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Rag Doll Plagues
     

Rag Doll Plagues

by Alejandro Morales
 

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The time-line is cyclical and eternal, as a doctor and his descendants are condemned to enter into an ever-consuming battle with a mysterious plague in three separate moments in history: colonial Mexico, contemporary California, and the next century in a newly emerged country. Power relationships and the social fabric of three settings are intricately detailed by

Overview

The time-line is cyclical and eternal, as a doctor and his descendants are condemned to enter into an ever-consuming battle with a mysterious plague in three separate moments in history: colonial Mexico, contemporary California, and the next century in a newly emerged country. Power relationships and the social fabric of three settings are intricately detailed by Morales in his fashioning of a history which at the same time is seen through lenses of the magic and supernatural. The magical realists of Latin America have their Chicano inheritor and his name is Alejandro Morales.

Editorial Reviews

Publishers Weekly - Publisher's Weekly
Mexican fiction writer Morales ( Brick People ) exhibits his range in a novel showing Hispanic doctors battling deadly infectious diseases over three centuries. The first section, a rather formal historical account, tells of an 18th-century Spanish physician sent to Mexico to diagnose and cure a plague, LaMona. The epidemic eventually subsides by itself, but the physician has fallen in love with New Spain and decided to make it his home. A contemporary Hispanic doctor living in Los Angeles affectingly narrates the book's second portion. When his wife, a hemophiliac, contracts AIDS through a contaminated blood transfusion, he takes her to Mexico to participate in an Indian healing ritual; although spiritually uplifting, the ceremony cannot halt the disease's ravages. The second doctor's grandson, also a physician, relates the final story, set in the future. A plague eerily similar to LaMona sweeps the population of Lamex, a U.S./Mexican technocratic confederation. The medical establishment is helpless until the narrator discovers that transfusions from pure-blooded Mexico City residents will cure the disease--the metropolis is so hideously polluted that its inhabitants' blood has genetically mutated, developing an antibody to the plague. Morales's unabashed ethnic chauvinism becomes hard to take: AIDS, it appears, was invented in a U.S. laboratory and exported to Africa; the Anglo-European presence that has oppressed Mexicans for centuries finally gets its just deserts in the SF finale. However, inventive writing and interesting premises spark the work. (Jan.)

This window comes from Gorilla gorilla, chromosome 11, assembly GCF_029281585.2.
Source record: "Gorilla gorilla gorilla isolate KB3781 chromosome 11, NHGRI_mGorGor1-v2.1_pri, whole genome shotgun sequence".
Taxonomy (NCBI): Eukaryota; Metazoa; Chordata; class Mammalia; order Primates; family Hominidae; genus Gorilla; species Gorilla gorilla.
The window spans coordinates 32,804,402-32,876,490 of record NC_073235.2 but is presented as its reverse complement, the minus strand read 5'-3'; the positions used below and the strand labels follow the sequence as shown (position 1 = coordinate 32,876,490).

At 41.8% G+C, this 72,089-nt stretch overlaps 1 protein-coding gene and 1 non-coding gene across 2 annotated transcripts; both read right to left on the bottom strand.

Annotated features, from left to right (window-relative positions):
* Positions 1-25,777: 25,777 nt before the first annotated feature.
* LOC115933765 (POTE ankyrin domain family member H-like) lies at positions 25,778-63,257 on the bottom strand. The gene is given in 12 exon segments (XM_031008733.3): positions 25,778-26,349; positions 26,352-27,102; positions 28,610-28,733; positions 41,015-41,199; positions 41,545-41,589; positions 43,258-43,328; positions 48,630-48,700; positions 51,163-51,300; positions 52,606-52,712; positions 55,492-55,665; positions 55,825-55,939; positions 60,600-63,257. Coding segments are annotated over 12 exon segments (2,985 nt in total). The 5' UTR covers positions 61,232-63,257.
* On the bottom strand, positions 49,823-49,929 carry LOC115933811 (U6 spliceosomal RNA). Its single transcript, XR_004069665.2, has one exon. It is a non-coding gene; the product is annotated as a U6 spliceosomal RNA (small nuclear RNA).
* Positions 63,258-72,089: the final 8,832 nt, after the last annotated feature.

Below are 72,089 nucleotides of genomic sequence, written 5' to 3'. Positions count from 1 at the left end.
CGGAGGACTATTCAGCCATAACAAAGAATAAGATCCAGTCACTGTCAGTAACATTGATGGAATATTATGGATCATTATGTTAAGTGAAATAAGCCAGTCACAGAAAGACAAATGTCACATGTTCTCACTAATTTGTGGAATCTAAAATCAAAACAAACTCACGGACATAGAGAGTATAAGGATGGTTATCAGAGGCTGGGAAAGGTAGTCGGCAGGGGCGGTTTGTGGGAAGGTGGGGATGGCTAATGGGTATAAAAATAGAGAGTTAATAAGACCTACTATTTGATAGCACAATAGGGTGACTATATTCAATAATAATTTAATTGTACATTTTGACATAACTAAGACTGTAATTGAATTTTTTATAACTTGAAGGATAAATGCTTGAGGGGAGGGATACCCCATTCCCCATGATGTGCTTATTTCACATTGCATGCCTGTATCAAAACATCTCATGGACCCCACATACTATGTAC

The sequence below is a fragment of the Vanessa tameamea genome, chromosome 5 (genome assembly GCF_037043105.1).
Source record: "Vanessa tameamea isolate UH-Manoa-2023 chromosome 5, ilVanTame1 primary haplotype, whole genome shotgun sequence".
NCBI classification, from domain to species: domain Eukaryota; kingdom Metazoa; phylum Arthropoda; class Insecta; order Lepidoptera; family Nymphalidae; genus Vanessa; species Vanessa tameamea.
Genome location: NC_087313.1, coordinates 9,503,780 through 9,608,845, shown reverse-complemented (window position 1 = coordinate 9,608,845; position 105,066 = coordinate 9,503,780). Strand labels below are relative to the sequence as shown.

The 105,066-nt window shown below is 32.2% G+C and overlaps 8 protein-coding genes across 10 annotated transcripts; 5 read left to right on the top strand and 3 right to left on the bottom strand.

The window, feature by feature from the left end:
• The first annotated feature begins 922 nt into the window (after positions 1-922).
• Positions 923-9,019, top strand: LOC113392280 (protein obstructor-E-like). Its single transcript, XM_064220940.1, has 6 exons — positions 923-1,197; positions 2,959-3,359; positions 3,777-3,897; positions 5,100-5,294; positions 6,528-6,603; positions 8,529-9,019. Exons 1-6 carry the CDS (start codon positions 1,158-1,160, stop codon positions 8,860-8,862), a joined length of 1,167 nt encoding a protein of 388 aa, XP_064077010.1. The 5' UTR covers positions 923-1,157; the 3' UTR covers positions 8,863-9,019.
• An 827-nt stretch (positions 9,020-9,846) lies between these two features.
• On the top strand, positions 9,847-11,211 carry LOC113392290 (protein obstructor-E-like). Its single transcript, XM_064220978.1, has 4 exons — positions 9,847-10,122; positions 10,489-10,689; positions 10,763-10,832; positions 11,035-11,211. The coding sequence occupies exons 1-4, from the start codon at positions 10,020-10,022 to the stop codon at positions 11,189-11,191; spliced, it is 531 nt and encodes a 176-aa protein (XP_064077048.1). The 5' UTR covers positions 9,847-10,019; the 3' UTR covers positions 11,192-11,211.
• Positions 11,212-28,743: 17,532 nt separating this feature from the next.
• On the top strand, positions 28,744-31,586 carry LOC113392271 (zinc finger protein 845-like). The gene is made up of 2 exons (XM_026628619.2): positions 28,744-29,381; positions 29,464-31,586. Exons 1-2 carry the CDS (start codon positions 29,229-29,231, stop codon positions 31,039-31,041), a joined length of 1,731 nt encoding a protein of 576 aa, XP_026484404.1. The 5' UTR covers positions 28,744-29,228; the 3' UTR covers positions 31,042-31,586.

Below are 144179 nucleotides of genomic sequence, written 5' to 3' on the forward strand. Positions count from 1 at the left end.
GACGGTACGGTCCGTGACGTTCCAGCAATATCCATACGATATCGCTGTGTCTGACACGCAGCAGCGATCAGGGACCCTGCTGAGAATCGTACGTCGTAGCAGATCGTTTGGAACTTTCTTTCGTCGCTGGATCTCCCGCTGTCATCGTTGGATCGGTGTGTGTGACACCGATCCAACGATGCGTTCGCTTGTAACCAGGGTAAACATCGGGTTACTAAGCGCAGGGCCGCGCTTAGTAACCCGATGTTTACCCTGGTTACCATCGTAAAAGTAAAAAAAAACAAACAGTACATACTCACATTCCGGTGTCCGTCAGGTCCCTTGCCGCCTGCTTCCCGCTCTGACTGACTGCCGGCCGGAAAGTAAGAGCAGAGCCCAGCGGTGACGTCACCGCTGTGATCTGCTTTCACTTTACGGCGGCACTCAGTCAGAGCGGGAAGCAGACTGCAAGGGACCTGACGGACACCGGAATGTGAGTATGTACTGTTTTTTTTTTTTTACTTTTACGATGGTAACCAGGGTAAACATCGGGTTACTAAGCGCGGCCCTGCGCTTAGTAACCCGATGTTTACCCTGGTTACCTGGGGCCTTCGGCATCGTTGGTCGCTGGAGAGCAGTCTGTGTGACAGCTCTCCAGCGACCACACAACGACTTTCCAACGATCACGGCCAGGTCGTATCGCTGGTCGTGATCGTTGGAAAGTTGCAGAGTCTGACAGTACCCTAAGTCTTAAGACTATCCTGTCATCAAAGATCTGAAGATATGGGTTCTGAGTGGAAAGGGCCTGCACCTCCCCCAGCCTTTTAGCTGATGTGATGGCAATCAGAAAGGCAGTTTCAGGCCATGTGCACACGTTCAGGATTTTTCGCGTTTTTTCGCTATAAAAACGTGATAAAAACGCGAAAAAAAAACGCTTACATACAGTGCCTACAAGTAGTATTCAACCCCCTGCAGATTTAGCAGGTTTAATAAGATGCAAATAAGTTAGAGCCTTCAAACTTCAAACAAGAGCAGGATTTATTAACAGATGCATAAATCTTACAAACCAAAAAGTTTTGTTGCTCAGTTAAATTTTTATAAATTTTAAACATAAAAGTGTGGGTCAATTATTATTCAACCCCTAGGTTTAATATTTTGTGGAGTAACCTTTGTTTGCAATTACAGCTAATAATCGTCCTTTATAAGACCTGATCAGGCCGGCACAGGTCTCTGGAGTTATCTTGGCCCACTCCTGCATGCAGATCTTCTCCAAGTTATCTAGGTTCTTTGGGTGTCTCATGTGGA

Library Journal - Library Journal
In this slim trilogy, written in the tradition of magic realism, Mexican American author Morales offers an imaginative, prophetic work that readers will find both intriguing and challenging. He puts forward three separate stories of life, death, and disease in colonial Mexico, present-day Mexico and Southern California, and mid-21st century technocratic Lames (Los Angeles and Mexico). Not only plot elements but the poetic use of language thread the stories together, adding a surreal quality that forces the reader to examine the changing nature of the Mexican landscape, health issues, and cultural values. The stories are further held together by two central characters, Father Gregory and Papa Damian. These three gripping pieces help the reader gain insight into some of the ethical questions facing modern society. Highly recommended for both public and academic libraries, particularly those with interests in Hispanic issues.-- Mary Molinaro, Univ. of Kentucky, Lexington

Product Details

ISBN-13:
9781558851047
Publisher:
Arte Publico Press
Publication date:
01/28/1992
Edition description:
New Edition
Pages:
200
Sales rank:
392,233
Product dimensions:
5.50(w) x 8.40(h) x 0.70(d)

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